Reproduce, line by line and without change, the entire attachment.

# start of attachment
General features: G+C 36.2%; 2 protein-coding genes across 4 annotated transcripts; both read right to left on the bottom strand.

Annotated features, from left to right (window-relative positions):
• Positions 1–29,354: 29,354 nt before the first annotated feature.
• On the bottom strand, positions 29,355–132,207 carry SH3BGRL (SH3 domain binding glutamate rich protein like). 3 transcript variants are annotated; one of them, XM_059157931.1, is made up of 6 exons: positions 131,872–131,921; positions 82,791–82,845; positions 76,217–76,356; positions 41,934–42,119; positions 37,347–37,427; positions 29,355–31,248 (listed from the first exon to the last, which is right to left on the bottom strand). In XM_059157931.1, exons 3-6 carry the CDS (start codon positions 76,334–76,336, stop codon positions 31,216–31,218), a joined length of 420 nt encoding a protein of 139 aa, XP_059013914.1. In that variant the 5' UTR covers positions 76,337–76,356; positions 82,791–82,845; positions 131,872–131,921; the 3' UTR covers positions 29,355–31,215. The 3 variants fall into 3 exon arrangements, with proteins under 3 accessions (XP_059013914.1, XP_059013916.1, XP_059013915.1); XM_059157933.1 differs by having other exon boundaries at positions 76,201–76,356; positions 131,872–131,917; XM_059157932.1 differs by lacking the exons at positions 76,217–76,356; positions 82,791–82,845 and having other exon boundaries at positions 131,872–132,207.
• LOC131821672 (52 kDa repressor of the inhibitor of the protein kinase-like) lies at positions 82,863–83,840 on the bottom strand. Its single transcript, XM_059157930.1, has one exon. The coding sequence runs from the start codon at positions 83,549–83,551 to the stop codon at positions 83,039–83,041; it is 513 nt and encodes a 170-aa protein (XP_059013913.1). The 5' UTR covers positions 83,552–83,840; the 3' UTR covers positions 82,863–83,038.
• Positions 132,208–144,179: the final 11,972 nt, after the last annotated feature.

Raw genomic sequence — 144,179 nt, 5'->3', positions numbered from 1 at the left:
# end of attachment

General features: G+C 36.2%; 2 protein-coding genes across 4 annotated transcripts; both read right to left on the bottom strand.

Annotated features, from left to right (window-relative positions):
• Positions 1–29,354: 29,354 nt before the first annotated feature.
• On the bottom strand, positions 29,355–132,207 carry SH3BGRL (SH3 domain binding glutamate rich protein like). 3 transcript variants are annotated; one of them, XM_059157931.1, is made up of 6 exons: positions 131,872–131,921; positions 82,791–82,845; positions 76,217–76,356; positions 41,934–42,119; positions 37,347–37,427; positions 29,355–31,248 (listed from the first exon to the last, which is right to left on the bottom strand). In XM_059157931.1, exons 3-6 carry the CDS (start codon positions 76,334–76,336, stop codon positions 31,216–31,218), a joined length of 420 nt encoding a protein of 139 aa, XP_059013914.1. In that variant the 5' UTR covers positions 76,337–76,356; positions 82,791–82,845; positions 131,872–131,921; the 3' UTR covers positions 29,355–31,215. The 3 variants fall into 3 exon arrangements, with proteins under 3 accessions (XP_059013914.1, XP_059013916.1, XP_059013915.1); XM_059157933.1 differs by having other exon boundaries at positions 76,201–76,356; positions 131,872–131,917; XM_059157932.1 differs by lacking the exons at positions 76,217–76,356; positions 82,791–82,845 and having other exon boundaries at positions 131,872–132,207.
• LOC131821672 (52 kDa repressor of the inhibitor of the protein kinase-like) lies at positions 82,863–83,840 on the bottom strand. Its single transcript, XM_059157930.1, has one exon. The coding sequence runs from the start codon at positions 83,549–83,551 to the stop codon at positions 83,039–83,041; it is 513 nt and encodes a 170-aa protein (XP_059013913.1). The 5' UTR covers positions 83,552–83,840; the 3' UTR covers positions 82,863–83,038.
• Positions 132,208–144,179: the final 11,972 nt, after the last annotated feature.

Raw genomic sequence — 144,179 nt, 5'->3', positions numbered from 1 at the left: